Global Symposium on Soil Organic Carbon

About the symposium

In the presence of climate change and biodiversity loss, soils have become one of the most vulnerable resources in the world.

Soils host the largest terrestrial carbon pool and play a crucial role in the global carbon balance by regulating dynamic biochemical processes and the exchange of greenhouse gases (GHG) with the atmosphere. Soil organic carbon (SOC) stocks amount to an estimated 1,500 ±230 GtC in the first meter of soil, but until now soils have been a global net source of GHGs. These losses are strongly affected by land use, land use change, vegetation cover and soil management. SOC stocks in the upper soil layers (first 40 cm) are especially sensitive and responsive to such changes in land use and management, which provides an opportunity to influence the amount of CO2 in the atmosphere. This can be achieved by maintaining existing soil carbon stocks (of particular importance in soils with high SOC content), or by soil carbon sequestration.  

With about 33% of the world’s soils being degraded, large losses of soil organic matter (SOM) (and hence SOC) have occurred in soils from various global agroecosystems (i.e. croplands, grazing lands, rangelands, peatlands, etc.) where losses ranged between 25–75% of their original SOC pool. These losses provide an opportunity: the recoverable carbon reserve capacity of the world’s agricultural and degraded soils is estimated to be between 21 to 51 Gt of carbon. As such, SOC is included in the monitoring of SDG indicator 15.3.1, under which carbon stocks above and below ground is one of three sub-indicators to determine the proportion of land that is degraded over total land area.

The role of soils and SOC in the climate system and in the context of climate change adaptation and mitigation has been widely recognized and validated in various studies, both experimentally and through modelling. However, large-scale baseline and trend assessments are still inaccurate and many of the factors determining SOC quality and quantity in different parts of the world, as affected by climate change and measures to enhance SOC, are insufficiently investigated.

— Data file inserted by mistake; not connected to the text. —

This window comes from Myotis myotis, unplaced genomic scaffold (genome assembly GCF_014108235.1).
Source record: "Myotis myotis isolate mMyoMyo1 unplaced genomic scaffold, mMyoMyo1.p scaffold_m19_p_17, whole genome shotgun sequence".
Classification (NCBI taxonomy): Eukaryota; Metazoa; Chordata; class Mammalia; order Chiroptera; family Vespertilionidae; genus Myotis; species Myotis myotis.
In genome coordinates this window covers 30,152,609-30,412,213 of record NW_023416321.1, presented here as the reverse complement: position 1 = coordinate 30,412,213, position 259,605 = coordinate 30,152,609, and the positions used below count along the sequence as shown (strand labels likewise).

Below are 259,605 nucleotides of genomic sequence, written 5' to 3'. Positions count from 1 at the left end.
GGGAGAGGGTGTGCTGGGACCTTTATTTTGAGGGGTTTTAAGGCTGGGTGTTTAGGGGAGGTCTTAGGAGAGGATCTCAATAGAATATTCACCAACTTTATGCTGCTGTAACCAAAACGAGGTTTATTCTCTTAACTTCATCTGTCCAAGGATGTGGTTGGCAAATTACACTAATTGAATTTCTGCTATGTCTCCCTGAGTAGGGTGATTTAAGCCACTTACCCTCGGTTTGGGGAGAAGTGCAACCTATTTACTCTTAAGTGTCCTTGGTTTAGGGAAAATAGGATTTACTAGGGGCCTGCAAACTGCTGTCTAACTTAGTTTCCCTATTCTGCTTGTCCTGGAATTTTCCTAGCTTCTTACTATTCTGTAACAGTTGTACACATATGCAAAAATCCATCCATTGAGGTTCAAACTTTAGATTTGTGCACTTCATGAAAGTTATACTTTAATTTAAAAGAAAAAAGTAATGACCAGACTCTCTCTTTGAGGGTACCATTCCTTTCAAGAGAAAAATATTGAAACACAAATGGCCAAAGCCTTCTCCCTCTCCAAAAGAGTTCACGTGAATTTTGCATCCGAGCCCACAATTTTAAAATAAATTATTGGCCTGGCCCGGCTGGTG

During the 5th Working Session of the Intergovernmental Technical Panel on Soils (ITPS) of the Global Soil Partnership (GSP), ITPS and the Acting Secretary of the IPCC agreed that it would be desirable to incorporate the topic of SOC in the IPCC Assessment Report (ARs), from AR6 onwards. As a result, the ITPS and IPCC, supported by FAO, jointly organized the Global Symposium on Soil Organic Carbon (GSOC17) to discuss and elaborate the latest information on the role of soil and SOC in the climate change agenda. The UNCCD and its Science-Policy Interface (SPI) and the World Meteorological Organization (WMO) agreed to co-sponsor GSOC17 in light of the important contribution that maintaining and enhancing SOC can make to meeting the objectives of land degradation neutrality, reducing GHG emissions, and enhancing climate change adaptation.

The Symposium was a scientific meeting, held over three days at FAO Headquarters in Rome, Italy from 21-23 March 2017 with over 400 participants representing all regions of the world.

The three main themes were:

  1. Measuring, mapping, monitoring and reporting SOC
  2. Maintaining and/or increasing SOC stocks (fostering SOC sequestration) for climate change mitigation and adaptation, and Land Degradation Neutrality
  3. Managing SOC in soils with a) high SOC - peatlands, permafrost, and black soils b) grasslands, and livestock  production systems and c) in dryland soils

Abstracts and papers for key topics were invited to support the above themes and incorporate case studies from different countries. Guidelines for the preparation of abstracts and papers were provided.

Participants included representatives from FAO member states, UNCCD country Parties, organizing institutions, relevant panels, presenters whose abstracts were accepted and scientists working in related fields.

The specific objectives of the symposium were:

  1. Examine the current scientific and technical understanding of the role of soils and SOC in the climate system for carbon sequestration and climate adaptation.
  2. Review the potential and limitations of SOC management to contribute to climate change mitigation and adaptation, addressing land degradation, and meeting the sustainable development goals.
  3. Review current knowledge on land and soil management impacts on SOC (and SOC stabilization and destabilization mechanisms), including identification of practices that increase SOC.
  4. Enable and strengthen the provision of knowledge on SOC measurement, modeling and management, land degradation, and the interlinkages with other carbon pools to inform upcoming IPCC assessment reports and reports to initiatives addressing land degradation.
  5. Identify knowledge gaps and explore opportunities for collaborative research.
  6. Identify policy options for relevant soil and SOC priorities to encourage the adoption of practices that enhance SOC under national climate change agendas.